METAIRIE — A week ago, Saints interim coach Joe Vitt spent a sleepless first night on the job. That was by design so that he could get himself back up to speed.
Monday, Vitt didn’t get any sleep either. That wasn’t the plan.
“No, no. None at all,” a fatigued-looking Vitt said during a short break from sorting though the debris of the team’s abysmal performance in its 34-14 loss at Denver. “I didn’t want to rest.”
In a game in which the Saints had a lot of things going against them — a road trip against a opponent on the upswing coming off a bye week, and with Vitt retaking the reins of the team after a six-game suspension for his part in the bounty scandal — they were outdone in virtually every aspect.
The Saints last-in-the-league defense reaffirmed that status by giving up a season-high 530 yards keep the team on pace surrender the most yards in NFL history. The 34 points allowed put the Saints on pace to be the most scored-on in team history.
Meanwhile, the offense produced only 252 net yards, 100 of them coming in the fourth quarter when the issue had been long settled. Drew Brees’ 201 net passing yards were his fewest since the final game of the 2010 season.
About the only positive was that punter Thomas Morstead improved his league-best punting and net punting averages. But that was tempered by the fact that thanks to the poor performance by the offense, he kicked a career-high eight times.
But Vitt saved most of the criticism for himself.
“We didn’t coach well enough to win,” he said. “It all starts with me.
“I’ve got to do a better job of preparing our football team to play better.”
The defeat dropped the Saints to 2-5 going into another prime-time game next Monday at home against Philadelphia (3-4), which has had its own high level of disappointment this season — with in all practicality, any semblance of hope for a fourth-straight playoff season riding on the outcome.
“Losing hurts,” Vitt said. “But you just have swallow it on down, because in the National Football League you cannot let the past dictate the future.
“We’ve had some success here in the past, but you can’t walk around with some sense of entitlement. To a certain extent, you’ve got to have amnesia in this business, because we are playing again Monday on national TV against a pretty good football team in the Philadelphia Eagles.”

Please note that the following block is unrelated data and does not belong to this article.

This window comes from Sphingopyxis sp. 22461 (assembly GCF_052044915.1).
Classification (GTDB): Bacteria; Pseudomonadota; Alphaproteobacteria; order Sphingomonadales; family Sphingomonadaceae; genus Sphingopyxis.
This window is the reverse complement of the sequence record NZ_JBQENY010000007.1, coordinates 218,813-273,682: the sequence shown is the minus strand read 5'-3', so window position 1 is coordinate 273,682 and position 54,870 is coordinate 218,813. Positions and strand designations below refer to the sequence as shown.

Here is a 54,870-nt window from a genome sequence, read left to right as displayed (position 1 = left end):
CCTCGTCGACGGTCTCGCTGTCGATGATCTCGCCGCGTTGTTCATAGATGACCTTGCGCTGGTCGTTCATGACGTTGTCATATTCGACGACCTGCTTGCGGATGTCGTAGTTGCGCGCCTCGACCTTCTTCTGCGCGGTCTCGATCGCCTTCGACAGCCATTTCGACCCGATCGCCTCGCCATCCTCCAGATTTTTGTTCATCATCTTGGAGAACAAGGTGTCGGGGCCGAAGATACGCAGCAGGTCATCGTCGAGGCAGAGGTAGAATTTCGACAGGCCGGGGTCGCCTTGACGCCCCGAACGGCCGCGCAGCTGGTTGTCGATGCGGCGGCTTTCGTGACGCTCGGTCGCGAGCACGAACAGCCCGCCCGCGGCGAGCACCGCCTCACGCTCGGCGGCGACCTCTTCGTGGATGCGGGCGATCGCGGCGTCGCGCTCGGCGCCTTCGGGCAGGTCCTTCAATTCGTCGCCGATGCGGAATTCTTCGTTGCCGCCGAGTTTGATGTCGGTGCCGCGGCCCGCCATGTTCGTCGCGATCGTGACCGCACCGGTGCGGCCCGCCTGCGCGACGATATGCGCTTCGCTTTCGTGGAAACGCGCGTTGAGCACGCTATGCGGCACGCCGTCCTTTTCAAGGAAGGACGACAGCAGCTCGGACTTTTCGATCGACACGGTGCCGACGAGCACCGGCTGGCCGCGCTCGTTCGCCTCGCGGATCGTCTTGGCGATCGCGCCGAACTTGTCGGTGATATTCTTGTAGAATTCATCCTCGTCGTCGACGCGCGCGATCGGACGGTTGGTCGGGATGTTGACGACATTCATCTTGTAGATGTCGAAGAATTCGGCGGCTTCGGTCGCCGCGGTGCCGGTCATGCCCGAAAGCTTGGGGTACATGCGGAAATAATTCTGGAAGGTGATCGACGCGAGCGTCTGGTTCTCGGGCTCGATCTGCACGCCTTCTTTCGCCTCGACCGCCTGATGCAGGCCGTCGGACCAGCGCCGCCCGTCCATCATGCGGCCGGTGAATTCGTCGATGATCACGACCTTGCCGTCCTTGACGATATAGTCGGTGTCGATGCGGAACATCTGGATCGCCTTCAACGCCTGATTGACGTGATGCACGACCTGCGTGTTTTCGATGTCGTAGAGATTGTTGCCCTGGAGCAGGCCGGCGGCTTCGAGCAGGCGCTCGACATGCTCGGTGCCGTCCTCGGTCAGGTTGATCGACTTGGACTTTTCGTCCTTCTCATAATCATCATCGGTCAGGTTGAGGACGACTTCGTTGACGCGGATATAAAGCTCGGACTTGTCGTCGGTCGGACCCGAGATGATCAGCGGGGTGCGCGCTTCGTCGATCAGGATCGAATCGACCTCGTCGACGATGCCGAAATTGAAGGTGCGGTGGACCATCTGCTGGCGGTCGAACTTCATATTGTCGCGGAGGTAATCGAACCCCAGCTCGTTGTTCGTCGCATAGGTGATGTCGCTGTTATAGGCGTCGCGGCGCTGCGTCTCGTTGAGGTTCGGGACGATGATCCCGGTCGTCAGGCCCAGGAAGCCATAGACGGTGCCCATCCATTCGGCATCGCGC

Vitt was particularly hard on himself on indecision in play calling.
Facing fourth-and-2 from the Broncos 47 early in the second quarter, the Saints had to call time out when the punt team came on the field, although the plan had been to go for it if such a situation arose.
After the time out, Drew Brees’ pass was intercepted by Wesley Woodyard and returned to the Broncos 44. Denver drove from there to the go-ahead touchdown and never looked back.
Vitt also took the blame for not going for it on fourth-and-1 from the 29 early in the first quarter and for not calling a timeout to get the ball back earlier near the end of the game and to give Brees another shot at producing points
“We had the right play and the right personnel, because we’d worked on it all week long,” Vitt said of the fourth-down breakdown in the second quarter. “Our hesitancy was on me.
“This industry we’re in is not like riding a bike. I had to learn how to put my headset on, how to turn it on, to communicate with both sides of the ball to get my feet grounded. And then I had to stand before our football team and tell them I’ve got to get better as a coach.”
Defensive coordinator Steve Spagnuolo said Vitt’s shouldering the responsibility was a reflection of the man and the organization.
“We all do,” Spagnuolo said. “But Joe, God bless him, is like that.
“He’s a competitor, and we all feel the same way.
“Somehow, someway, I have to do get better with my job. We’ve been working on that all day long.”
Vitt said the team’s defensive woes would not prompt a change in the scheme, since it’s too late in the season for that. Neither, he added, was wholesale shifting of the starters being contemplated.
There had been speculation that cornerback Patrick Robinson was benched in the late going Sunday, but Vitt said that was because of fatigue.
“We’re going to work toward our angles to the ball, our hit points, and do everything we can to get better,” he said. “Tackling is a basic staple of a defense.
“If you can’t tackle and you can’t take proper angles, you’re potentially in for a long night.”
And as for a long night, after he left his media briefing, Vitt and the staff were going into an evening session with director of pro personnel Ryan Pace and the scouts to give final grades for the Broncos game and see if there were any potential moves that could be made.
Because of Hurricane Sandy, the trading deadline has been extended from today until Thursday.
The players have today and Wednesday off, although Vitt indicated he expected them to come in on their own to watch film, lift and run before practice resumes on Thursday.
“We’ll do everything we can this week to regroup,” he said, “We’re in some tough times right now, but there’s no group of men I’d rather be with than we have in the locker room, on the coaching staff and in the organization.”
“Now is the time for us to stand up and be accountable.”